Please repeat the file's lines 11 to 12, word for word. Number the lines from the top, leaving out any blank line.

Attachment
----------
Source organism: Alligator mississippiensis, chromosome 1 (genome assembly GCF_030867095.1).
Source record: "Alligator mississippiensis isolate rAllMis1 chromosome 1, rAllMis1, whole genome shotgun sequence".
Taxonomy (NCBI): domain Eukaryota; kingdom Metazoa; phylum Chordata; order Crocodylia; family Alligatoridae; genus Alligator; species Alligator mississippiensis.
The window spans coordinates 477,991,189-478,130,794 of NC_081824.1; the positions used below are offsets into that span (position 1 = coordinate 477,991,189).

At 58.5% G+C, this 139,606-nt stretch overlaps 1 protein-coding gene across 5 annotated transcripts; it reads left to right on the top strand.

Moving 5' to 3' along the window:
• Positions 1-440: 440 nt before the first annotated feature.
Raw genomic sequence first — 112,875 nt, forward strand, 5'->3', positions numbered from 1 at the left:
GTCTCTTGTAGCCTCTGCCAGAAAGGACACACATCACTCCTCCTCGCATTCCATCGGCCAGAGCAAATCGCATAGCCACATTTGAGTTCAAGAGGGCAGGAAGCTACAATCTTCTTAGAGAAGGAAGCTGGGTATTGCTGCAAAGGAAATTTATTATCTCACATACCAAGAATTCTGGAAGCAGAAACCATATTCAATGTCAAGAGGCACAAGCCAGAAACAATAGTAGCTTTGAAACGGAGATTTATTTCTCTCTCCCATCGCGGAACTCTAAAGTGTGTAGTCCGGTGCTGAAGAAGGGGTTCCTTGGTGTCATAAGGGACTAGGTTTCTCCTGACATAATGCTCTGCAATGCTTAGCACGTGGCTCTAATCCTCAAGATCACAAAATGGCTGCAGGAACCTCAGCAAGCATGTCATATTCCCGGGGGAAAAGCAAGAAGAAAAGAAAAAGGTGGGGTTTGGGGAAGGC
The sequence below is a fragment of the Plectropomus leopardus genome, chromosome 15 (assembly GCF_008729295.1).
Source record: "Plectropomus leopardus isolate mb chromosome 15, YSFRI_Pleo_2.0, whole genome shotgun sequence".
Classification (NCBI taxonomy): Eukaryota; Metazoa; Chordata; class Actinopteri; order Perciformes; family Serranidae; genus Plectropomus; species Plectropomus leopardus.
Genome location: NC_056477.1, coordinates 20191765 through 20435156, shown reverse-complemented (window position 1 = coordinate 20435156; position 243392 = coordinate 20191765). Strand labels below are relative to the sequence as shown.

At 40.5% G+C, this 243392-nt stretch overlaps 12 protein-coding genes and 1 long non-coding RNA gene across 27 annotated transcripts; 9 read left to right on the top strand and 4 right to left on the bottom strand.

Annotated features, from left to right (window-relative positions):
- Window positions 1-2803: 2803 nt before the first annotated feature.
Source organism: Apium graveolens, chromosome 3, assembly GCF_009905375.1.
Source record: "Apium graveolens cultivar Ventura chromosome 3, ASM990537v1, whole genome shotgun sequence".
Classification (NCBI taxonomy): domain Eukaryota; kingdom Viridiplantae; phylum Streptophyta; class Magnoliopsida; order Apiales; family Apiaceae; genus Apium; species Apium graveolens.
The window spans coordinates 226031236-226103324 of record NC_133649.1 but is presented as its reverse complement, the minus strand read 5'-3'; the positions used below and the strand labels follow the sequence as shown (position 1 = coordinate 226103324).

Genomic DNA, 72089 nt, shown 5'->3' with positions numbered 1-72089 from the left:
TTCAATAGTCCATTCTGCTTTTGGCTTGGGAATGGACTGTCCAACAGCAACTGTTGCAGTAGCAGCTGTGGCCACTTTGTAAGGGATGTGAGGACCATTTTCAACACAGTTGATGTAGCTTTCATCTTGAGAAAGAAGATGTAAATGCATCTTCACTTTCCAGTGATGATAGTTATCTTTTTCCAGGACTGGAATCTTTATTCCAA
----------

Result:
Source record: "Plectropomus leopardus isolate mb chromosome 15, YSFRI_Pleo_2.0, whole genome shotgun sequence".
Classification (NCBI taxonomy): Eukaryota; Metazoa; Chordata; class Actinopteri; order Perciformes; family Serranidae; genus Plectropomus; species Plectropomus leopardus.